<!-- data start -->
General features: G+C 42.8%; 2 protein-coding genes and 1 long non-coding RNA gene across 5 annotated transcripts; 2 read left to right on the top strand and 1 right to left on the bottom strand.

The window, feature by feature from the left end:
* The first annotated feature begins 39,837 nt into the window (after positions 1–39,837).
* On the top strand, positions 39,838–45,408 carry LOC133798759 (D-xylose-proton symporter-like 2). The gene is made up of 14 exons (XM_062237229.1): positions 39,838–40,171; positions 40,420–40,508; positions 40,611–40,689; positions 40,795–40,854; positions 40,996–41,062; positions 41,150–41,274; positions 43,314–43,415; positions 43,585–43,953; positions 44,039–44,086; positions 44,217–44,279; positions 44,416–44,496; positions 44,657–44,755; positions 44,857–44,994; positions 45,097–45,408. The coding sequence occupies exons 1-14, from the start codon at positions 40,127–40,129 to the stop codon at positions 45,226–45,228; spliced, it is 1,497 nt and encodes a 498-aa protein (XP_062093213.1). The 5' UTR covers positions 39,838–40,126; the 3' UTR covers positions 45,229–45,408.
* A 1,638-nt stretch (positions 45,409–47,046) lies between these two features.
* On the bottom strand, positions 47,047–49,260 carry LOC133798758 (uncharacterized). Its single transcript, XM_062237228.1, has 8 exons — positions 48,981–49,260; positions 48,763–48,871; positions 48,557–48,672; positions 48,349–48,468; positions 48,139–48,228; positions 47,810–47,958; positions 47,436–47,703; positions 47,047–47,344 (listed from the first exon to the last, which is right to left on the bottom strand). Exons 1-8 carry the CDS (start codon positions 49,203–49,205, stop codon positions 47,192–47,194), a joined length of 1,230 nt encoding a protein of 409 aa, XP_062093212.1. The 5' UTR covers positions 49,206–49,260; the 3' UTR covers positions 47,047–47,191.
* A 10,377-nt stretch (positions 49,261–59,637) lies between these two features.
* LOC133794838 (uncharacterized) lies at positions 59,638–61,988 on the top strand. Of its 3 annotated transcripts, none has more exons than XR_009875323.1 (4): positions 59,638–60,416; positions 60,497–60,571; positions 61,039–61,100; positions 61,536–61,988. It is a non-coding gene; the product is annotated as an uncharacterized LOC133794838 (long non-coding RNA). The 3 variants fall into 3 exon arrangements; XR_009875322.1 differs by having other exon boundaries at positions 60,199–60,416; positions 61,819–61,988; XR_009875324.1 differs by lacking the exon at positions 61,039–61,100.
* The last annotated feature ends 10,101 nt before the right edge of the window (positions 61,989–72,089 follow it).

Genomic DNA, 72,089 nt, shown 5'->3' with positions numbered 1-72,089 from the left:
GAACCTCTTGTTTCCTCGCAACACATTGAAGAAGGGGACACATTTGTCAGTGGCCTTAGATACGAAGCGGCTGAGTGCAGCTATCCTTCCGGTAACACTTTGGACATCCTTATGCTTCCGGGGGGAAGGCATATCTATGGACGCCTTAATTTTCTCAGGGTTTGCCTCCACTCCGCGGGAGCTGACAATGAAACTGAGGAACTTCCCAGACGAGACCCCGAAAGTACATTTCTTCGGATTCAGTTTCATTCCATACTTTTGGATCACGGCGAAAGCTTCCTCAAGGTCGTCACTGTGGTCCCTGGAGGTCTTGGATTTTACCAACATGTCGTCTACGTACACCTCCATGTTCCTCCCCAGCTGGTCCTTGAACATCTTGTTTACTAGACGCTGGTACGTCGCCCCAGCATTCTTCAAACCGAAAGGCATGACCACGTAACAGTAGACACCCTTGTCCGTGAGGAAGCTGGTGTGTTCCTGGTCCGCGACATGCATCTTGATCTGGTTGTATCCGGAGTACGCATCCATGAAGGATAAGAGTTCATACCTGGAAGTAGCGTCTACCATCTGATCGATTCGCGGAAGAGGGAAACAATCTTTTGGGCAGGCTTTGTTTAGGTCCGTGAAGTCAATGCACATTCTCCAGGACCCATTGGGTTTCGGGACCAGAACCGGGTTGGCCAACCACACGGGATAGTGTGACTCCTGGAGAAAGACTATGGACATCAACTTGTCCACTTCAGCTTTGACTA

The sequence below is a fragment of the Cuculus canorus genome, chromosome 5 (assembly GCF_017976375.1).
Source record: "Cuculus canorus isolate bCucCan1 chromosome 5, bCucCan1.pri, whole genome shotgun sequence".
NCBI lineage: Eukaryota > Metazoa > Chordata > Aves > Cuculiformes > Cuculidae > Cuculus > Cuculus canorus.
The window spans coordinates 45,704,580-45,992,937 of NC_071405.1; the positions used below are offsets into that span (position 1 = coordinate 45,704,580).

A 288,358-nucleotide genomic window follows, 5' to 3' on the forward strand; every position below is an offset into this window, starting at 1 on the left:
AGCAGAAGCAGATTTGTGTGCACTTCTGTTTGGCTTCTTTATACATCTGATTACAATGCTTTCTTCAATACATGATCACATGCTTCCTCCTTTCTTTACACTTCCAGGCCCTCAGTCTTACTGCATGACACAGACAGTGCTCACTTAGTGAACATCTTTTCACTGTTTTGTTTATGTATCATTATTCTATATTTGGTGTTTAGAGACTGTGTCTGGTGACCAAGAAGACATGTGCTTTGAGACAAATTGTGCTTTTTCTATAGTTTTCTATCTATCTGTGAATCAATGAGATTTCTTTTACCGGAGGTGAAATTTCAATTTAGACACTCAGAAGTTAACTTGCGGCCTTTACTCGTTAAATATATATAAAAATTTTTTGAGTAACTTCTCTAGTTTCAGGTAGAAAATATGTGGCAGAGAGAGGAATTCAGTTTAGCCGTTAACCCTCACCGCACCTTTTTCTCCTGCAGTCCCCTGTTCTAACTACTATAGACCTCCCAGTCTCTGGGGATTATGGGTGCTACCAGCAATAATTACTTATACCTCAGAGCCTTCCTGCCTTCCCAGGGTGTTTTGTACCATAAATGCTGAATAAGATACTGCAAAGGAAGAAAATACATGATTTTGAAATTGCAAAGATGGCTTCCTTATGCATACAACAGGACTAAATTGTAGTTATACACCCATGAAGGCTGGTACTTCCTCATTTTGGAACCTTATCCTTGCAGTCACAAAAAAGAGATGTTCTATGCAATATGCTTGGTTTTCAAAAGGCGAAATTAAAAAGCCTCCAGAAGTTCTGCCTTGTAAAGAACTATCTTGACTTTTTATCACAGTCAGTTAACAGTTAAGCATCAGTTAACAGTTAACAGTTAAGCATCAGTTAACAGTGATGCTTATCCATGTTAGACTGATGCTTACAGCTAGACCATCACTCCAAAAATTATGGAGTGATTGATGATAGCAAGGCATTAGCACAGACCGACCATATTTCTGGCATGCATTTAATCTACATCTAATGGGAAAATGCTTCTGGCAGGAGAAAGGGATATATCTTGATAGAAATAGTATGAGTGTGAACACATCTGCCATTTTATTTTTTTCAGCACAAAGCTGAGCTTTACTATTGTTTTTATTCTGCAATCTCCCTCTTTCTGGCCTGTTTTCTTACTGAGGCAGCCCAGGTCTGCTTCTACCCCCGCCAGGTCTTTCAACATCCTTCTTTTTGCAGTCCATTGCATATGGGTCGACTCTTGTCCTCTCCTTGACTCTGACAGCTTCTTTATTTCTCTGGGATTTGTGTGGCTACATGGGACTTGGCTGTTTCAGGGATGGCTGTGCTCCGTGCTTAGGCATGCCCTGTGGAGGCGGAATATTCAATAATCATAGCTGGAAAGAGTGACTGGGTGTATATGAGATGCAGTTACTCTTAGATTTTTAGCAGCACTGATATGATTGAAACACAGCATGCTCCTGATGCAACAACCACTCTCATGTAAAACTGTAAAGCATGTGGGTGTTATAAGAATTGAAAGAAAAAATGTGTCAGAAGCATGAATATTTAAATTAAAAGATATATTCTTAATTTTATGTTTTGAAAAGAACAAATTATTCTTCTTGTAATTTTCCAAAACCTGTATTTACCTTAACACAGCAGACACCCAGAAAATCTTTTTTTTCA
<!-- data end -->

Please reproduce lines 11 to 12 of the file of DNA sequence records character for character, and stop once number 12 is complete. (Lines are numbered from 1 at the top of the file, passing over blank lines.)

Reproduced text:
GAACCTCTTGTTTCCTCGCAACACATTGAAGAAGGGGACACATTTGTCAGTGGCCTTAGATACGAAGCGGCTGAGTGCAGCTATCCTTCCGGTAACACTTTGGACATCCTTATGCTTCCGGGGGGAAGGCATATCTATGGACGCCTTAATTTTCTCAGGGTTTGCCTCCACTCCGCGGGAGCTGACAATGAAACTGAGGAACTTCCCAGACGAGACCCCGAAAGTACATTTCTTCGGATTCAGTTTCATTCCATACTTTTGGATCACGGCGAAAGCTTCCTCAAGGTCGTCACTGTGGTCCCTGGAGGTCTTGGATTTTACCAACATGTCGTCTACGTACACCTCCATGTTCCTCCCCAGCTGGTCCTTGAACATCTTGTTTACTAGACGCTGGTACGTCGCCCCAGCATTCTTCAAACCGAAAGGCATGACCACGTAACAGTAGACACCCTTGTCCGTGAGGAAGCTGGTGTGTTCCTGGTCCGCGACATGCATCTTGATCTGGTTGTATCCGGAGTACGCATCCATGAAGGATAAGAGTTCATACCTGGAAGTAGCGTCTACCATCTGATCGATTCGCGGAAGAGGGAAACAATCTTTTGGGCAGGCTTTGTTTAGGTCCGTGAAGTCAATGCACATTCTCCAGGACCCATTGGGTTTCGGGACCAGAACCGGGTTGGCCAACCACACGGGATAGTGTGACTCCTGGAGAAAGACTATGGACATCAACTTGTCCACTTCAGCTTTGACTA

The sequence below is a fragment of the Cuculus canorus genome, chromosome 5 (assembly GCF_017976375.1).